Yeah, yeah, the U.S. isn't a Democracy, but a Republic. This is a common mistake and one elitists live to jump on us less enlightened about.

Quote from: CSL on July 05, 2008, 11:24:21 AM

Quote from: Drazzil
What had been up until then a slow trickle of ideas on the rights of man had turned into a deluge and then a torrent as the news of this revolution and founding of a nation based on the ideas penned above rang like a hammer on a bell. The nations of Europe filled with their dusty ideals of the rights and priveledges of arisocracy and the downtrodden many sat up and took notice, and were forced to change the way they conducted government themselves.

Did you copy this from a sxith grade history book? You've got a core idea that is somewhat right, but could it sound more nationalist? I'm still basing this on a perhap more than slightly leftist view, but its clear that rights in every country have always been based upon who had wealth, prestige, and power than anything else and the United States has certainly not changed this fundamentally.
You keep reminding me of this scene from "Good Will Hunting". As for whether the U.S. has changed anything fundamentally I would ask the 80% of the first generation millionaires.
4701  Non-Gaming / Political / Religious Nonsense / Re: Fourth of July Reflections on: July 05, 2008, 06:51:47 PM

Quote from: Laner on July 05, 2008, 04:01:35 PM

we'll have none of this pro-America talk here.
That's so 2002.

Can individual citizens be trusted to celebrate Independence Day with a bang? This is a great read on the history of Fireworks during the 4th of July.

Quote
Outside of hardcore porn, is there any art form as static as a Fourth of July fireworks display? Once you’ve seen one, you’ve seen them all, yet year after year, like stoned zombies staring at screensavers, we tilt our heads to the sky and watch amateurs and professionals alike stage the pyrotechnical equivalents of gang bangs.

4702  Non-Gaming / Off-Topic / America #1 - how many hot dogs did you eat today? on: July 04, 2008, 10:52:36 PM
Joey Chestnut successfully defends hot dog eating title at Coney Island, winning in overtime.
4703  Non-Gaming / Political / Religious Nonsense / Jesse Helms RIP on: July 04, 2008, 10:16:33 PM
Former Republican N.C. Sen. Jesse Helms dies at 86

Quote
Former Sen. Jesse Helms, who built a career along the fault lines of racial politics and battled liberals, Communists and the occasional fellow Republican during 30 conservative years in Congress, died on the Fourth of July. He was 86.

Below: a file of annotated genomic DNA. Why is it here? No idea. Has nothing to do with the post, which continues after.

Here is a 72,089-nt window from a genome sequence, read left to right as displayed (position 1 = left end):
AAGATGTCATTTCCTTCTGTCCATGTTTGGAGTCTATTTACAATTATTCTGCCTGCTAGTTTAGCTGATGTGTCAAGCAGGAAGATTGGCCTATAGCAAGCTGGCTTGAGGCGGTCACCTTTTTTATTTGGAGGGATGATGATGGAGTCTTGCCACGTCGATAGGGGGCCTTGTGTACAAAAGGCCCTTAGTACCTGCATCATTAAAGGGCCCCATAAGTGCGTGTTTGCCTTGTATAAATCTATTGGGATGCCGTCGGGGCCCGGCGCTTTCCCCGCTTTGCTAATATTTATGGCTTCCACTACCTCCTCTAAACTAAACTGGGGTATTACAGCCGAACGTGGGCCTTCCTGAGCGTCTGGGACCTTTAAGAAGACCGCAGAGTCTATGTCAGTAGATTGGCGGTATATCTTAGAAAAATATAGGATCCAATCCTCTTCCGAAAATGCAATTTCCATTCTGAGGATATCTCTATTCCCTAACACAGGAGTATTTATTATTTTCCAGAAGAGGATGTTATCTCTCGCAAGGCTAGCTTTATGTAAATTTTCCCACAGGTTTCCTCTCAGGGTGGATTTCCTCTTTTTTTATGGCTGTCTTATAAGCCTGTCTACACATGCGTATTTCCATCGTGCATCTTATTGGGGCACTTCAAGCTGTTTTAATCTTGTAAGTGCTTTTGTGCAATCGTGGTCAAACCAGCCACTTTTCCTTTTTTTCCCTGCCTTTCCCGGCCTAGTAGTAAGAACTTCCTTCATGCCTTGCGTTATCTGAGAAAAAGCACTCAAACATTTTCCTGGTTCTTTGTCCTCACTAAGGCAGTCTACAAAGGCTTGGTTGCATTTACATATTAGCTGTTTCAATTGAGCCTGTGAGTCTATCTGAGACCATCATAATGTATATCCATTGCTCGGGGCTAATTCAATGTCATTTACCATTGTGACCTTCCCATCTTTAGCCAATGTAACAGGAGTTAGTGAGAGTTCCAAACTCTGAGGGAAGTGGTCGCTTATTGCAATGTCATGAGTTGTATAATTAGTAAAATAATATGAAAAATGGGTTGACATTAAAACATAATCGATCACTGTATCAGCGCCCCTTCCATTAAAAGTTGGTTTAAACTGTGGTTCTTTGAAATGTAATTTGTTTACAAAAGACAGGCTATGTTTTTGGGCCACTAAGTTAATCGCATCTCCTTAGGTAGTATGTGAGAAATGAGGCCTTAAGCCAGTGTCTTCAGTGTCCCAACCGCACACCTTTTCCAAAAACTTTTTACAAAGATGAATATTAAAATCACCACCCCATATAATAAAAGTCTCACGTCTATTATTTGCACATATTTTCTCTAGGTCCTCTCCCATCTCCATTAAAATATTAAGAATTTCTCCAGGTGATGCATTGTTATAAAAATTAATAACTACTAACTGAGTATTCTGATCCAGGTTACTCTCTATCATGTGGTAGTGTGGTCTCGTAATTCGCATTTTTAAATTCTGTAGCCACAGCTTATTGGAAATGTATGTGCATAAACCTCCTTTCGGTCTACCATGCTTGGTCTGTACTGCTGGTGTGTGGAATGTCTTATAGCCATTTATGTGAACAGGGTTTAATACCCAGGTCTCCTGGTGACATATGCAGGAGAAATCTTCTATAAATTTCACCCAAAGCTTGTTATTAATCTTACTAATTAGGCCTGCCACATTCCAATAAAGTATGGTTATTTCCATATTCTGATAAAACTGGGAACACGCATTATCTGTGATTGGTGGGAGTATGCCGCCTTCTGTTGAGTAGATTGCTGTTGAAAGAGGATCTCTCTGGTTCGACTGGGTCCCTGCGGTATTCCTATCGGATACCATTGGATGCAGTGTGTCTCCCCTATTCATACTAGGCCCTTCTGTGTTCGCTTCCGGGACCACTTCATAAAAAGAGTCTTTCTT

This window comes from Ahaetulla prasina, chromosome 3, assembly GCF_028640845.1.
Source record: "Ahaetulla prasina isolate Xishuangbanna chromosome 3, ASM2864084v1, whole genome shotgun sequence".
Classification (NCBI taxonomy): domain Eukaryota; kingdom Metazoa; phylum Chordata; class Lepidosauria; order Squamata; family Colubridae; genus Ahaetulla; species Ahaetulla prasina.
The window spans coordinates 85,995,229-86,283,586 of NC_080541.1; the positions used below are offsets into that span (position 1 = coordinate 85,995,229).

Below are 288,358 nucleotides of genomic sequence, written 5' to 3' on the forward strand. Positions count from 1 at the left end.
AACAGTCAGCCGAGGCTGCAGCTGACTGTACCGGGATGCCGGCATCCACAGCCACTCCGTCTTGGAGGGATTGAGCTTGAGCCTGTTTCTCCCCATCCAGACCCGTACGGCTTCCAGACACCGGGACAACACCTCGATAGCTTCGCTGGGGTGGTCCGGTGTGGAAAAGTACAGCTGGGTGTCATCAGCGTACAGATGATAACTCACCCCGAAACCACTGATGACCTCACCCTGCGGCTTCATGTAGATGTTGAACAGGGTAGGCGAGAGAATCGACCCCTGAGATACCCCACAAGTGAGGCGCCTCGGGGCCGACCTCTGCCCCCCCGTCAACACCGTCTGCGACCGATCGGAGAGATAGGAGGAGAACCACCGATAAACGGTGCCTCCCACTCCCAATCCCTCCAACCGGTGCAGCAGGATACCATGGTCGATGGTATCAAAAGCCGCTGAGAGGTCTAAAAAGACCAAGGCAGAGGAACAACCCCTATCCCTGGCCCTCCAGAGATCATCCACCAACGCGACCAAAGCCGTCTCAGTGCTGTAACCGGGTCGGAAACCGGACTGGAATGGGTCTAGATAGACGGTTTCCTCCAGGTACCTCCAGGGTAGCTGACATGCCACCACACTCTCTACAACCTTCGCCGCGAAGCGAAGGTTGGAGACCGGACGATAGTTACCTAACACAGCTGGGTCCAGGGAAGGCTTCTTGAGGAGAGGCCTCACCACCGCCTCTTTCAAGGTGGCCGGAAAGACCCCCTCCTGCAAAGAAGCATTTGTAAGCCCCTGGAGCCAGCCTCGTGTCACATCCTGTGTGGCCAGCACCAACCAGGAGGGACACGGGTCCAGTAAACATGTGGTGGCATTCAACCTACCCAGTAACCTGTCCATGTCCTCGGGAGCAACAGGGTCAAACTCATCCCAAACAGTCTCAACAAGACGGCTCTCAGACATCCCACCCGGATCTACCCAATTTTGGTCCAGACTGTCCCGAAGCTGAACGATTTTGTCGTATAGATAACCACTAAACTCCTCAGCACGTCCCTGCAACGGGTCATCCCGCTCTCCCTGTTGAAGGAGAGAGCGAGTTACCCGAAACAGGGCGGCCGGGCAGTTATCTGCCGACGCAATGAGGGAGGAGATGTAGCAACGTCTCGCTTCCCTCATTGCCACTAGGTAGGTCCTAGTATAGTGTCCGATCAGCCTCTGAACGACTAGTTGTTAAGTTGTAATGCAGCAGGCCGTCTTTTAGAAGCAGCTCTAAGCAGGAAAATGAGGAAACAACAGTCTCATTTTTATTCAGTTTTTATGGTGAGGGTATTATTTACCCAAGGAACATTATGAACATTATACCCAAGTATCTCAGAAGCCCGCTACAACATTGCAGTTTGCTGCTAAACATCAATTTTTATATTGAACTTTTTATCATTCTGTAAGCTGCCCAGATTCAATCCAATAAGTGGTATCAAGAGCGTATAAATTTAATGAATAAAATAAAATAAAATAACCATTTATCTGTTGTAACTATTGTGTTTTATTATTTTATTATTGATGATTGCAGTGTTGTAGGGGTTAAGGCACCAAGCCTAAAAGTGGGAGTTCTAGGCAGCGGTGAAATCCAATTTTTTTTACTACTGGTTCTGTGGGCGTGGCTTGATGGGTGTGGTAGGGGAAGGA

"Compromise, hell! That's what has happened to us all down the line - and that's the very cause of our woes. If freedom is right and tyranny is wrong, why should those who believe in freedom treat it as if it were a roll of bologna to be bartered a slice at a time?" - Helms writing in 1959 on compromise in politics.

"To rob the Negro of his reputation of thinking through a problem in his own fashion is about the same as trying to pretend that he doesn't have a natural instinct for rhythm and for singing and dancing." - Helms responding in 1956 to criticism that a fictional black character in his newspaper column was offensive.

"The destruction of this country can be pinpointed in terms of its beginnings to the time that our political leadership turned to socialism. They didn't call it socialism, of course. It was given deceptive names and adorned with fancy slogans. We heard about New Deals, and Fair Deals and New Frontiers and the Great Society." - From a Helms editorial at WRAL-TV in Raleigh.

"I shall always remember the shady streets, the quiet Sundays, the cotton wagons, the Fourth of July parades, the New Year's Eve firecrackers. I shall never forget the stream of school kids marching uptown to place flowers on the Courthouse Square monument on Confederate Memorial Day." - Helms writing in 1956 on life in his hometown of Monroe, N.C.

"I'm so old-fashioned I believe in horse whipping." - During a debate in 1991 on an AIDS-related amendment.
4704  Non-Gaming / Off-Topic / The clown is dead, long live the clown on: July 04, 2008, 02:19:40 PM
Larry Harmon, longtime Bozo the Clown, dead at 83

Quote
Pinto Colvig, who provided the voice for Walt Disney's Goofy, was the first Bozo the Clown, a character created by writer-producer Alan W. Livingston for a series of children's records in 1946. Livingston said he came up with the name Bozo after polling several people at Capitol Records.

Harmon would later meet his alter ego while answering a casting call to make personal appearances as a clown to promote the records.

He got that job and eventually bought the rights to Bozo. Along the way, he embellished Bozo's distinctive look: the orange-tufted hair, the bulbous nose, the outlandish red, white and blue costume.
4705  Non-Gaming / Off-Topic / Re: GamingTrend Book Club on: July 04, 2008, 02:11:26 PM

Quote from: DragonFyre on July 04, 2008, 05:21:42 AM